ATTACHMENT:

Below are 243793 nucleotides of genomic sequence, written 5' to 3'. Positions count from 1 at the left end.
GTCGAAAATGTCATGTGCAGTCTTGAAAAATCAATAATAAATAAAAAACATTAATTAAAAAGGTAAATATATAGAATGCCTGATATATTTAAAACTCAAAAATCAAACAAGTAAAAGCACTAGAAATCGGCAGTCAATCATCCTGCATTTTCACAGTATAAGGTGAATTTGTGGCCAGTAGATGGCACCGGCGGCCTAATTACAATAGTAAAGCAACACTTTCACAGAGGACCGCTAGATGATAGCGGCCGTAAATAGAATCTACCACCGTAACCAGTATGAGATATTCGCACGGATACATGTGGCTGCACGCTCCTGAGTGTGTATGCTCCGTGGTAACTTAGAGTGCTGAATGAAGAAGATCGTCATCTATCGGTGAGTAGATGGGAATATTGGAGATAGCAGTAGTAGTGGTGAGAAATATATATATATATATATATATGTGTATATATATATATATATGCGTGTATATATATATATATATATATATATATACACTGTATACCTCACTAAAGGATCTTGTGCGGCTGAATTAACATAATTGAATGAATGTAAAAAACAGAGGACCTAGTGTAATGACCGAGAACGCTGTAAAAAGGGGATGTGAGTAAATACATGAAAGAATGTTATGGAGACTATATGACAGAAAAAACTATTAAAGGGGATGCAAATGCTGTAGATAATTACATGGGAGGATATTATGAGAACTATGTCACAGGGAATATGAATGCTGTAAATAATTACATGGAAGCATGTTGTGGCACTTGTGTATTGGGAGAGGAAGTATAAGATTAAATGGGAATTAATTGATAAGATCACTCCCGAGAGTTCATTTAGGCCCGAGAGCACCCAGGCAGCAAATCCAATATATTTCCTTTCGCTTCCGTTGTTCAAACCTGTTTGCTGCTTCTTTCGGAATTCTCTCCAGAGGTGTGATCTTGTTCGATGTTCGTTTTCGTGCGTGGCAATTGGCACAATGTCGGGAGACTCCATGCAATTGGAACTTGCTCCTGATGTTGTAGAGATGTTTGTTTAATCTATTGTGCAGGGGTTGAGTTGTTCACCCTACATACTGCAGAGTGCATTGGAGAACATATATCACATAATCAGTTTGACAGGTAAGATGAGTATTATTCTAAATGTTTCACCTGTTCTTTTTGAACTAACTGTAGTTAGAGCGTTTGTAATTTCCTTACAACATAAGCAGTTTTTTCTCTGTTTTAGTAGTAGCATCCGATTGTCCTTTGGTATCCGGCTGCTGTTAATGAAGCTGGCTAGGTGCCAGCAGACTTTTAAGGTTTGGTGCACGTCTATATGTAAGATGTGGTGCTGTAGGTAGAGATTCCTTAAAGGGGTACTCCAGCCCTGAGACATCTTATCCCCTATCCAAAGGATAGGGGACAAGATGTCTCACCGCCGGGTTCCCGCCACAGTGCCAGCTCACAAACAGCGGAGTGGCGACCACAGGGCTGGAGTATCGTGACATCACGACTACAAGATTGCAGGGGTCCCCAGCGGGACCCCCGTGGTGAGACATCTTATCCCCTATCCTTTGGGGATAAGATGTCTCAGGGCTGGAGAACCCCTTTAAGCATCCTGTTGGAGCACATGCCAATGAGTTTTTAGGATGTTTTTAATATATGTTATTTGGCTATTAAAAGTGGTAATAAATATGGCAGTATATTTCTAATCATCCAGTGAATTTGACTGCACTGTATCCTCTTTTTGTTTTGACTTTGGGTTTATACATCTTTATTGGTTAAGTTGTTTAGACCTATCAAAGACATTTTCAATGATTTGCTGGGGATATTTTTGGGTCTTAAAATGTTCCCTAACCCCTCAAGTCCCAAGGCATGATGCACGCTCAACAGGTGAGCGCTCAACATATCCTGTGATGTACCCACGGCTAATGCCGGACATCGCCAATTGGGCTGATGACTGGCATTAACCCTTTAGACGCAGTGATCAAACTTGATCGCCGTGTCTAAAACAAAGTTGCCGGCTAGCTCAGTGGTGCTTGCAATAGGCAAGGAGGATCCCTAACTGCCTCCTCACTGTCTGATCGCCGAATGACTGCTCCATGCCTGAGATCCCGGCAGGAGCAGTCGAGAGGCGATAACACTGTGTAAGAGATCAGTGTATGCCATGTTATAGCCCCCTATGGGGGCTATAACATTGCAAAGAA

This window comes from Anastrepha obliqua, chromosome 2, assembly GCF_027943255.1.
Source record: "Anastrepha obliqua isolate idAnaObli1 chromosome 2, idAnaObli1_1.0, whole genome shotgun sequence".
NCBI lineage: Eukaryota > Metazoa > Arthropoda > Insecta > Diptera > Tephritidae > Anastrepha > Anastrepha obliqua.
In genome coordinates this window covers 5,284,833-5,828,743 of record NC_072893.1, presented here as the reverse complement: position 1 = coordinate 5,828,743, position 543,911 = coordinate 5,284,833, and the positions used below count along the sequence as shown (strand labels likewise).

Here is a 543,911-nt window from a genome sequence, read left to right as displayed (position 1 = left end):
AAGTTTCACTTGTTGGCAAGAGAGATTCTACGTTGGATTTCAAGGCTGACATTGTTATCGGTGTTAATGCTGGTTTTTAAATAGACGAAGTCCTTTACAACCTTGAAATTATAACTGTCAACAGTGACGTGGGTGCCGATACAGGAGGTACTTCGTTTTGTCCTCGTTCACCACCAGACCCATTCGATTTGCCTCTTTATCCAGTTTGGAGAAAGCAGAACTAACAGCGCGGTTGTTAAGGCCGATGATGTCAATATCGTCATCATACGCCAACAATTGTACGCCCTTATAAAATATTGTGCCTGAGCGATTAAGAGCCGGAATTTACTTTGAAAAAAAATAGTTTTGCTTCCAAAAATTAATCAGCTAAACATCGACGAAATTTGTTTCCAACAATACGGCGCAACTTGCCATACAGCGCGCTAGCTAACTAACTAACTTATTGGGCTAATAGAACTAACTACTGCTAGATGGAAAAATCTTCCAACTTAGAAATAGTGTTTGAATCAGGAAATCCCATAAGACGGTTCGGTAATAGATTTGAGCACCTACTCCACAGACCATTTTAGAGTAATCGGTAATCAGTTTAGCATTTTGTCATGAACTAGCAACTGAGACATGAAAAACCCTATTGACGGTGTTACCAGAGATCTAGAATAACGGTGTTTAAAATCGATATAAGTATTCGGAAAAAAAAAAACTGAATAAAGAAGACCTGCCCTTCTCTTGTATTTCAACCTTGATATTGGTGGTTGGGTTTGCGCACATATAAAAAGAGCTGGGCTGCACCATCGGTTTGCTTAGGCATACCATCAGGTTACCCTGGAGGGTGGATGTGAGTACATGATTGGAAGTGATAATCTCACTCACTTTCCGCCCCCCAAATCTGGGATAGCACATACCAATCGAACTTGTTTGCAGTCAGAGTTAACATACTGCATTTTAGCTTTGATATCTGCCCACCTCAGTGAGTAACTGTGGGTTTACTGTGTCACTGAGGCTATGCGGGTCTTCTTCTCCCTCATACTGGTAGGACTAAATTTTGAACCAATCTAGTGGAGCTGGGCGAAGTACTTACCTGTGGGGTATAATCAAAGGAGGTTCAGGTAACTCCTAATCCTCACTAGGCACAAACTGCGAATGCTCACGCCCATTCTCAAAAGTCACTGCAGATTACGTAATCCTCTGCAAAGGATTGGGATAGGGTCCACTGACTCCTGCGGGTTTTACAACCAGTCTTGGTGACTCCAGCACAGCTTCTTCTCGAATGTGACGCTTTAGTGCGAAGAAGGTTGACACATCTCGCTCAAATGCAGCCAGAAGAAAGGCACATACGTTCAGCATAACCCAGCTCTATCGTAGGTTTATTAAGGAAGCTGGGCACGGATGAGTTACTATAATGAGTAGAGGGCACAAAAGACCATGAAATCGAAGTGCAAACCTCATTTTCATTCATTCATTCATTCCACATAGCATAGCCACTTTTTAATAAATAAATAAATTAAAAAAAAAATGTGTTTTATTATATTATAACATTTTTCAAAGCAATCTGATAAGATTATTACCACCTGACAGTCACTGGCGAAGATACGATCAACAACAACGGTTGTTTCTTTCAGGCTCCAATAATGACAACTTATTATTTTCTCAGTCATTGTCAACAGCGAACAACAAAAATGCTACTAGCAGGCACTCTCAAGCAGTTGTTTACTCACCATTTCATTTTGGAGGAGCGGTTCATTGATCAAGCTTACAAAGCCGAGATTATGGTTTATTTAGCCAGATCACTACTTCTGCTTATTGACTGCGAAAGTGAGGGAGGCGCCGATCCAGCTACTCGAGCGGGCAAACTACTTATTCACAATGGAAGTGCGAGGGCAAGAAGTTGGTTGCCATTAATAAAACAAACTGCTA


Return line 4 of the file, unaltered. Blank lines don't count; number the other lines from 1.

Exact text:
Source record: "Anastrepha obliqua isolate idAnaObli1 chromosome 2, idAnaObli1_1.0, whole genome shotgun sequence".